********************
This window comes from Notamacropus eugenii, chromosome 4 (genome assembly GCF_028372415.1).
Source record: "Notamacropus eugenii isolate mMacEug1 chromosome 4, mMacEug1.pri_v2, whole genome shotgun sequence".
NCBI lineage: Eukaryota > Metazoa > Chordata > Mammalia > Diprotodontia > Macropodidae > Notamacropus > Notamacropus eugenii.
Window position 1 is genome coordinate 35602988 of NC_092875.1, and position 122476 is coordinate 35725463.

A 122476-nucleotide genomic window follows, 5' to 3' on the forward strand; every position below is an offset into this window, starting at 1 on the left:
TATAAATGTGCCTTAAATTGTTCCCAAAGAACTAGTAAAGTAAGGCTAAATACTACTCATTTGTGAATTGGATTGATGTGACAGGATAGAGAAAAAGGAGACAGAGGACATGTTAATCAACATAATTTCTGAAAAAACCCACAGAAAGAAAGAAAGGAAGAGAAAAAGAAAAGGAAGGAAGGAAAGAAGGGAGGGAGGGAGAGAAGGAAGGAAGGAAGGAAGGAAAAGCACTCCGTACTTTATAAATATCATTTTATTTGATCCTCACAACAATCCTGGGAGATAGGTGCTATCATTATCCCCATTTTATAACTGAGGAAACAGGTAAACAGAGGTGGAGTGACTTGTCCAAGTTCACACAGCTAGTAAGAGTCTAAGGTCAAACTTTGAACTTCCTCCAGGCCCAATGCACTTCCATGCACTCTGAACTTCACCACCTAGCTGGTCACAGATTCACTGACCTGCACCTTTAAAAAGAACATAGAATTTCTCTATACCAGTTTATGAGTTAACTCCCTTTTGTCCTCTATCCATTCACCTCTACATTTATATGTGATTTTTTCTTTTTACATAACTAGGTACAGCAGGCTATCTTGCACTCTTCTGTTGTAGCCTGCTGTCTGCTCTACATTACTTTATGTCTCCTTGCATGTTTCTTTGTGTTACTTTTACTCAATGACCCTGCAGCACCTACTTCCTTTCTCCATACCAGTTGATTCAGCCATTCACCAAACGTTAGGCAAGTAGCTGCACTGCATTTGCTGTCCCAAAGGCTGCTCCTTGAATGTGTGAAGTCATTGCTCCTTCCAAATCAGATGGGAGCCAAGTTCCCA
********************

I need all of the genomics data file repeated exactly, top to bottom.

This window comes from Notamacropus eugenii, chromosome 4 (genome assembly GCF_028372415.1).
Source record: "Notamacropus eugenii isolate mMacEug1 chromosome 4, mMacEug1.pri_v2, whole genome shotgun sequence".
NCBI lineage: Eukaryota > Metazoa > Chordata > Mammalia > Diprotodontia > Macropodidae > Notamacropus > Notamacropus eugenii.
Window position 1 is genome coordinate 35602988 of NC_092875.1, and position 122476 is coordinate 35725463.

A 122476-nucleotide genomic window follows, 5' to 3' on the forward strand; every position below is an offset into this window, starting at 1 on the left:
TATAAATGTGCCTTAAATTGTTCCCAAAGAACTAGTAAAGTAAGGCTAAATACTACTCATTTGTGAATTGGATTGATGTGACAGGATAGAGAAAAAGGAGACAGAGGACATGTTAATCAACATAATTTCTGAAAAAACCCACAGAAAGAAAGAAAGGAAGAGAAAAAGAAAAGGAAGGAAGGAAAGAAGGGAGGGAGGGAGAGAAGGAAGGAAGGAAGGAAGGAAAAGCACTCCGTACTTTATAAATATCATTTTATTTGATCCTCACAACAATCCTGGGAGATAGGTGCTATCATTATCCCCATTTTATAACTGAGGAAACAGGTAAACAGAGGTGGAGTGACTTGTCCAAGTTCACACAGCTAGTAAGAGTCTAAGGTCAAACTTTGAACTTCCTCCAGGCCCAATGCACTTCCATGCACTCTGAACTTCACCACCTAGCTGGTCACAGATTCACTGACCTGCACCTTTAAAAAGAACATAGAATTTCTCTATACCAGTTTATGAGTTAACTCCCTTTTGTCCTCTATCCATTCACCTCTACATTTATATGTGATTTTTTCTTTTTACATAACTAGGTACAGCAGGCTATCTTGCACTCTTCTGTTGTAGCCTGCTGTCTGCTCTACATTACTTTATGTCTCCTTGCATGTTTCTTTGTGTTACTTTTACTCAATGACCCTGCAGCACCTACTTCCTTTCTCCATACCAGTTGATTCAGCCATTCACCAAACGTTAGGCAAGTAGCTGCACTGCATTTGCTGTCCCAAAGGCTGCTCCTTGAATGTGTGAAGTCATTGCTCCTTCCAAATCAGATGGGAGCCAAGTTCCCA